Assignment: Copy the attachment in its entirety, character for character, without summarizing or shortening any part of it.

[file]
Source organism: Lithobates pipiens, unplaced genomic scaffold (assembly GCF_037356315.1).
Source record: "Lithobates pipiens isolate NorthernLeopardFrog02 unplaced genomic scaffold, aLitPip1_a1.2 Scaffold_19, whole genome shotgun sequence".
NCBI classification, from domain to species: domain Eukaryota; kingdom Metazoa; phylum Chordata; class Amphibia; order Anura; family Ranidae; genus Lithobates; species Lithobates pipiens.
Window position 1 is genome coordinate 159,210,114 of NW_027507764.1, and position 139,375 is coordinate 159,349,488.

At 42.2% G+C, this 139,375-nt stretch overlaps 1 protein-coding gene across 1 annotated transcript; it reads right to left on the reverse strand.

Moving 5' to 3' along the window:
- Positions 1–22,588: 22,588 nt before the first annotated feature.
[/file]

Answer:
Source organism: Lithobates pipiens, unplaced genomic scaffold (assembly GCF_037356315.1).
Source record: "Lithobates pipiens isolate NorthernLeopardFrog02 unplaced genomic scaffold, aLitPip1_a1.2 Scaffold_19, whole genome shotgun sequence".
NCBI classification, from domain to species: domain Eukaryota; kingdom Metazoa; phylum Chordata; class Amphibia; order Anura; family Ranidae; genus Lithobates; species Lithobates pipiens.
Window position 1 is genome coordinate 159,210,114 of NW_027507764.1, and position 139,375 is coordinate 159,349,488.

At 42.2% G+C, this 139,375-nt stretch overlaps 1 protein-coding gene across 1 annotated transcript; it reads right to left on the reverse strand.

Moving 5' to 3' along the window:
- Positions 1–22,588: 22,588 nt before the first annotated feature.